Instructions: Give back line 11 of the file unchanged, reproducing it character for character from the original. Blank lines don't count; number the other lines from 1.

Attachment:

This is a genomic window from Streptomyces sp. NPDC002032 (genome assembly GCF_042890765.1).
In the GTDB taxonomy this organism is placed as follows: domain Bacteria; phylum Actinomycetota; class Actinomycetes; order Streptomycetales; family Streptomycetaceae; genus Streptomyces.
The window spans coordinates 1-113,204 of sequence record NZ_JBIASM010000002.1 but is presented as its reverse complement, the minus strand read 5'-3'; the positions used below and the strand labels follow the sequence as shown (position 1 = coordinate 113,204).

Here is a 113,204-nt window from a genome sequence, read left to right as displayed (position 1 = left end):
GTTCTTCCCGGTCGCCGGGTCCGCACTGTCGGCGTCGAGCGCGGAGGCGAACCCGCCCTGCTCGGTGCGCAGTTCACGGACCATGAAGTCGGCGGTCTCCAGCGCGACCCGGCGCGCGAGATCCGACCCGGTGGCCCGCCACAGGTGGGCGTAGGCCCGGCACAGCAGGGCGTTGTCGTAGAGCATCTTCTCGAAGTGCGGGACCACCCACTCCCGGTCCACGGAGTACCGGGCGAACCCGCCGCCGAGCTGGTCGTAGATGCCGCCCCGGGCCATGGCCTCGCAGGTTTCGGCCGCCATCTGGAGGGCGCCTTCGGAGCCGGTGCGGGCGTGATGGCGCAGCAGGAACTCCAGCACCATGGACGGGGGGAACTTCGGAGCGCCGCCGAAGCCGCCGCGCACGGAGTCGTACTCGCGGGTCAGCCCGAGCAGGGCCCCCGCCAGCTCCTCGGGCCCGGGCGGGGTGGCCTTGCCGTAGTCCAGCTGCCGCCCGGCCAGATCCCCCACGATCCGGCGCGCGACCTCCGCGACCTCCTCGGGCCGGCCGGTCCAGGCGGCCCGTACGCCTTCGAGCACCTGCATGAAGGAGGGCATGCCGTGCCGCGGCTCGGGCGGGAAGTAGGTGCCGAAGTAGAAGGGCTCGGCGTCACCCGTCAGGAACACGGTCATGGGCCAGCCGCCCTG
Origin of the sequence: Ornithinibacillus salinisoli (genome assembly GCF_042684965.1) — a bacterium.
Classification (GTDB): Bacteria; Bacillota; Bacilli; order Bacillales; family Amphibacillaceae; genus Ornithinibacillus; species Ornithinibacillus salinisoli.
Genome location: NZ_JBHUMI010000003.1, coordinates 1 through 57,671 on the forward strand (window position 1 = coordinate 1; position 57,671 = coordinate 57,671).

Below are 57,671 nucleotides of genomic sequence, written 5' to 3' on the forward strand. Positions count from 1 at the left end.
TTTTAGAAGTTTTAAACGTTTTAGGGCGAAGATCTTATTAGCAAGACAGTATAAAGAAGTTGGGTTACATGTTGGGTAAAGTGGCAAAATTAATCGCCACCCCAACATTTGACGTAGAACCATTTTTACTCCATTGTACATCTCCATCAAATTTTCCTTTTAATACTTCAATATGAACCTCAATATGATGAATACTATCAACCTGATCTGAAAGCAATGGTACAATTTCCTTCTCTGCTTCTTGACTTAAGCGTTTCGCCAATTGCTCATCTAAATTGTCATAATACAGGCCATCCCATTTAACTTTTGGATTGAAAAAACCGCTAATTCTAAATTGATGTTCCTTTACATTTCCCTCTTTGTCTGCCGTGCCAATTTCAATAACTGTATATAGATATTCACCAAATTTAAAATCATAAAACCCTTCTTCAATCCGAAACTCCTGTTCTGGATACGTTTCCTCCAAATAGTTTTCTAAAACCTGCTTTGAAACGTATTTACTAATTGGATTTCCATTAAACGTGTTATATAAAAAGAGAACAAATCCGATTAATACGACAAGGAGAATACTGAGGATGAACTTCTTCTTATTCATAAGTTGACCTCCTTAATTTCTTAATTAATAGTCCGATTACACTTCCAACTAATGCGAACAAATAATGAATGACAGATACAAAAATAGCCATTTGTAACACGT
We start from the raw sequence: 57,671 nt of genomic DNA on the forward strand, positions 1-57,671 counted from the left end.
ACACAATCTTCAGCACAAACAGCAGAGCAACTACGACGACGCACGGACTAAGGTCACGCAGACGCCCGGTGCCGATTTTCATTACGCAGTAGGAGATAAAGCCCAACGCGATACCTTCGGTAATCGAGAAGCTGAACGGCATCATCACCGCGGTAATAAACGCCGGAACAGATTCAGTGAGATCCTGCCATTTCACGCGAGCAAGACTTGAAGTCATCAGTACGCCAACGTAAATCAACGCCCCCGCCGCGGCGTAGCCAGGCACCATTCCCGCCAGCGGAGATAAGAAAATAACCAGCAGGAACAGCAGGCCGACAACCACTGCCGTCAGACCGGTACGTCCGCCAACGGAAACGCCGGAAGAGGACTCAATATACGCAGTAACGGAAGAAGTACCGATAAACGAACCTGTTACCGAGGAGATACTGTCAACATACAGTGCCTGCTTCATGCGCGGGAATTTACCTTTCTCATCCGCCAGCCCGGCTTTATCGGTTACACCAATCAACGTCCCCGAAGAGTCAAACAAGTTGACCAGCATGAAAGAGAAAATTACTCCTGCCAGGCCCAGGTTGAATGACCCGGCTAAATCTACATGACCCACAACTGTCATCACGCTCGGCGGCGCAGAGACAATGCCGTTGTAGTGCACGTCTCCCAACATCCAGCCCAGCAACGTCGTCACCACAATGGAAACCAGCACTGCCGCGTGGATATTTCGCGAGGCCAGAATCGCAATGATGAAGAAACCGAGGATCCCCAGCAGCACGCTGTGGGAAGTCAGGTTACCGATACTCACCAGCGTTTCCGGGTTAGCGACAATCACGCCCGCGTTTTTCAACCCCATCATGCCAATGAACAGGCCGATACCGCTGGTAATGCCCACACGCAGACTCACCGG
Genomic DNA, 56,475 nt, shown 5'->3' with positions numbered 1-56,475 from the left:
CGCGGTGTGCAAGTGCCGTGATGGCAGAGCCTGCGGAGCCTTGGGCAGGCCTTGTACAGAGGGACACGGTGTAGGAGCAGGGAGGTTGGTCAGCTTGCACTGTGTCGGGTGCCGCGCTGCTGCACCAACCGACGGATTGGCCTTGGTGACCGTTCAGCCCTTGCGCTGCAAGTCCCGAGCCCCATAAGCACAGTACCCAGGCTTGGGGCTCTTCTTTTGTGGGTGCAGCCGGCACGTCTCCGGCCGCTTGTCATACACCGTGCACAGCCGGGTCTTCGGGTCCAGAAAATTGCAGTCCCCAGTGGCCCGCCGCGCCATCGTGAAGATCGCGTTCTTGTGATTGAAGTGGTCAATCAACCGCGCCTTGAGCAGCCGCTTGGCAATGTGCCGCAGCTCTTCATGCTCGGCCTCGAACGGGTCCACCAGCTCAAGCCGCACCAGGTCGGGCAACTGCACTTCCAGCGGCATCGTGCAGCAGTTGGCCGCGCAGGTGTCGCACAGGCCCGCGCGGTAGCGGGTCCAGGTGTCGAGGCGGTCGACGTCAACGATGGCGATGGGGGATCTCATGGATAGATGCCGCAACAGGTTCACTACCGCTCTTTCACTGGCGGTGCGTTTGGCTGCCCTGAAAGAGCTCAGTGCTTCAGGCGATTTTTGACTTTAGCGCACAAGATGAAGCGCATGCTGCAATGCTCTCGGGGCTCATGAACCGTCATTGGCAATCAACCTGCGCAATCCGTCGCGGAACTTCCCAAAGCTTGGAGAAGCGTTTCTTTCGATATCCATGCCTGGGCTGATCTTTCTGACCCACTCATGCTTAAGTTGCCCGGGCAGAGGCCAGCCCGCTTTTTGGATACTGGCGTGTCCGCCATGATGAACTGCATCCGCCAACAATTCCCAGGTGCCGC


We start from the raw sequence: 57,671 nt of genomic DNA on the forward strand, positions 1-57,671 counted from the left end.